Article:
Efficient eco-friendly inverted quantum dot sensitized solar cells
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Recent progress in quantum dot (QD) sensitized solar cells has demonstrated the possibility of low-cost and efficient photovoltaics. However, the standard device structure based on n-type materials often suffers from slow hole injection rate, which may lead to unbalanced charge transport. We have fabricated efficient p-type (inverted) QD sensitized cells, which combine the advantages of conventional QD cells with p-type dye sensitized configurations. Moreover, p-type QD sensitized cells can be used in highly promising tandem configurations with n-type ones. QDs without toxic Cd and Pb elements and with improved absorption and stability were successfully deposited onto mesoporous NiO electrode showing good coverage and penetration according to morphological analysis. Detailed photophysical charge transfer studies showed that high hole injection rates (108 s-1) observed in such systems are comparable with electron injection in conventional n-type QD assemblies. Inverted solar cells fabricated with various QDs demonstrate excellent power conversion efficiencies of up to 1.25%, which is 4 times higher than the best values for previous inverted QD sensitized cells. Attempts to passivate the surface of the QDs show that traditional methods of reduction of recombination in the QD sensitized cells are not applicable to the inverted architectures.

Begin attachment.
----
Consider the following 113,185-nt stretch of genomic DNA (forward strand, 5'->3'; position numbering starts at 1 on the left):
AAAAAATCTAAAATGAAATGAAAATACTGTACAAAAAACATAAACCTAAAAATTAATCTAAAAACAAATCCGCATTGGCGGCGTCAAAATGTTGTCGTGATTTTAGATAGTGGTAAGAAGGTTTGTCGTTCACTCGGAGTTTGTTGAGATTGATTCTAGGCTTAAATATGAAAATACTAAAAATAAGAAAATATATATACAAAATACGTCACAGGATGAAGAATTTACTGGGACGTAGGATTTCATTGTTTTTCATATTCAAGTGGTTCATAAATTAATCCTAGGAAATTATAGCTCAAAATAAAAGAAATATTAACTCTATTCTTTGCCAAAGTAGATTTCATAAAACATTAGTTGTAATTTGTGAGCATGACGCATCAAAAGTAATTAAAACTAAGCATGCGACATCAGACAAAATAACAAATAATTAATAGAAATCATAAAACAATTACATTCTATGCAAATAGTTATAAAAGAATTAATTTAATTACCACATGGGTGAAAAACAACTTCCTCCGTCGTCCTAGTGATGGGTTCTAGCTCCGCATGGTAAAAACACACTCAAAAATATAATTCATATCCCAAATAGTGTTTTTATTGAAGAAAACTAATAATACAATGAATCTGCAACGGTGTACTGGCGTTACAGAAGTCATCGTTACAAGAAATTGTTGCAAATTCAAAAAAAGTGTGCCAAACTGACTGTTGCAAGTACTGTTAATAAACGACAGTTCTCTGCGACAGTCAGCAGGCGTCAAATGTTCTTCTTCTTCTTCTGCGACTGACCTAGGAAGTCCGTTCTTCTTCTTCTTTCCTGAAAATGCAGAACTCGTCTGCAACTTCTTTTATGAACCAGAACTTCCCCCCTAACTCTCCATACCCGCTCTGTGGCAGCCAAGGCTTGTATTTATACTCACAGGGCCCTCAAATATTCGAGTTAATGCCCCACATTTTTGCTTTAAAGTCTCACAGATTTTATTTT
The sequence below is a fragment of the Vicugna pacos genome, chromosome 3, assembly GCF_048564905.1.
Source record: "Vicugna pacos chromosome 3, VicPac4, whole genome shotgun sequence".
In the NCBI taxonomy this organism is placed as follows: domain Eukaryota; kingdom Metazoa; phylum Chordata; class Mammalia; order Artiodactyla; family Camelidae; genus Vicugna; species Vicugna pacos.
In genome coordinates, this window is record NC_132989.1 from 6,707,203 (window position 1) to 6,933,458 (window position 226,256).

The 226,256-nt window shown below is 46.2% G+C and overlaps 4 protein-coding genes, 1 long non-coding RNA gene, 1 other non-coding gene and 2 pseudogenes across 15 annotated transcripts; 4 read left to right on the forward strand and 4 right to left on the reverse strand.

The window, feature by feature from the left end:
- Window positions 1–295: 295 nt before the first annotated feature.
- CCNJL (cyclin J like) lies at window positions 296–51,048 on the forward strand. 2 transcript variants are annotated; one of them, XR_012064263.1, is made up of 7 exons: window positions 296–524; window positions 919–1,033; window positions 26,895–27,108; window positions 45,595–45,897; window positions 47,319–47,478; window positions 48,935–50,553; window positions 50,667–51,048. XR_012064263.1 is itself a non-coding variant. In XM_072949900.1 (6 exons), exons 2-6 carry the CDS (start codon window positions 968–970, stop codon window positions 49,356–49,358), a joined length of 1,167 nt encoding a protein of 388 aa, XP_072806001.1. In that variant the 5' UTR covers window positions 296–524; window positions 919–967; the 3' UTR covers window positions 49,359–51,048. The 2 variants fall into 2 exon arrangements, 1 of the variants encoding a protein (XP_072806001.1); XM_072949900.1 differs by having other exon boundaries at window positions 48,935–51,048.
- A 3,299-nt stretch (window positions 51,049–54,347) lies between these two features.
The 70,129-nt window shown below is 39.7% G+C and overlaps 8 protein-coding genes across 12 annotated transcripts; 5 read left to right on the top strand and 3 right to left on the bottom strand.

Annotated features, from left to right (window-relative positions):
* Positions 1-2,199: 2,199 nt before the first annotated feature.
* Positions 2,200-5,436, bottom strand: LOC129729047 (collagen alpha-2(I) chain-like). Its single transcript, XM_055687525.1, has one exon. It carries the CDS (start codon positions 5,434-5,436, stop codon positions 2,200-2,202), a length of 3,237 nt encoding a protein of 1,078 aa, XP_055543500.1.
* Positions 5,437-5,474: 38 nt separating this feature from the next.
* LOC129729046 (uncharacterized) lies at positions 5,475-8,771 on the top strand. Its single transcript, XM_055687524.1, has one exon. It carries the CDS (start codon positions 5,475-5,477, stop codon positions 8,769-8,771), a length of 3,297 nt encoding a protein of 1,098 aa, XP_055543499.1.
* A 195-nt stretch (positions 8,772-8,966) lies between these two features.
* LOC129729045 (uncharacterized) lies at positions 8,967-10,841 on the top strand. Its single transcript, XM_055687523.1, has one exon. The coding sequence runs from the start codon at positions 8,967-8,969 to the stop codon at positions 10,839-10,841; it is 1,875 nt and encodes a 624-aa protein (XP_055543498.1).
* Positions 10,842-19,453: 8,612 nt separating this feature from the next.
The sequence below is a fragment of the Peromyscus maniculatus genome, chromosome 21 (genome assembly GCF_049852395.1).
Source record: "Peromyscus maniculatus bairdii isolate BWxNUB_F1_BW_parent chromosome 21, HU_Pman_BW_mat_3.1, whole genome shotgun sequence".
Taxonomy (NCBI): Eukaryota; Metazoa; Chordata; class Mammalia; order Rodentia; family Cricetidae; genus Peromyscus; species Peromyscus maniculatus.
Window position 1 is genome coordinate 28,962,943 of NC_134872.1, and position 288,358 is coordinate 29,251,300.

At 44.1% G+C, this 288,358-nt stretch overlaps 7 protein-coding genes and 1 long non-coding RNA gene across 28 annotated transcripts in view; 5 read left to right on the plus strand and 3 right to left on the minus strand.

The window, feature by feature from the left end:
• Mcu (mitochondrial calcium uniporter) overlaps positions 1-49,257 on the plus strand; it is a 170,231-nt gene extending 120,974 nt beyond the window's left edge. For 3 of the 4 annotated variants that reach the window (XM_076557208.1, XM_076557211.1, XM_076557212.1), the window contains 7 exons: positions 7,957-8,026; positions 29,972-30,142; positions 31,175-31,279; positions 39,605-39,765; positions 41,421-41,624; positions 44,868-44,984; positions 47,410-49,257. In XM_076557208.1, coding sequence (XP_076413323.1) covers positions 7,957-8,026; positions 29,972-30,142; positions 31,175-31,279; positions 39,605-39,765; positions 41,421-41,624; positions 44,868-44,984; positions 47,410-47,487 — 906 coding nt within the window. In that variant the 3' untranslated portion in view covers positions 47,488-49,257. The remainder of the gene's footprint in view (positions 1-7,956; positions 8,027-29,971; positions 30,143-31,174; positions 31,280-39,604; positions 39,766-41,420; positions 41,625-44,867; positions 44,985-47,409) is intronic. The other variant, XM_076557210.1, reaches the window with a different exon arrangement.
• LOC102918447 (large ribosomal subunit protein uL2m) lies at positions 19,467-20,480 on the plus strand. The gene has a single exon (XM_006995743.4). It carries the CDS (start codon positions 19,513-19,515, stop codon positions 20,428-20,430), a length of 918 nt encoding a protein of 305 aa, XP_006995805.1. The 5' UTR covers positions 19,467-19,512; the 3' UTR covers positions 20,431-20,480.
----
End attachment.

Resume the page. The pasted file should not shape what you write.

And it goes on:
Park , J , Sajjad , M T , Jouneau , P-H , Ruseckas , A , Faure-Vincent , J , Samuel , I D W , Reiss , P & Aldakov , D 2016 , ' Efficient eco-friendly inverted quantum dot sensitized solar cells ' Journal of Materials Chemistry A , vol 4 , no. 3 , pp. 827-837 . DOI: 10.1039/c5ta06769c
Journal of Materials Chemistry A
Copyright The Royal Society of Chemistry 2016. This article is licensed under a Creative Commons Attribution 3.0 Unported Licence.
DescriptionThis work was supported by the Agence Nationale de la Recherche, project QuePhélec (ANR-13-BS10-0011-01). MTS and IDWS are thankful to ERC for financial support for exciton diffusion project, grant number 321305. AR and IDWS also acknowledge EPSRC for financial support (grant number EP/J009016). We also acknowledge funding from the Labex LANEF in Grenoble (ANR-10-LABX-51-01).
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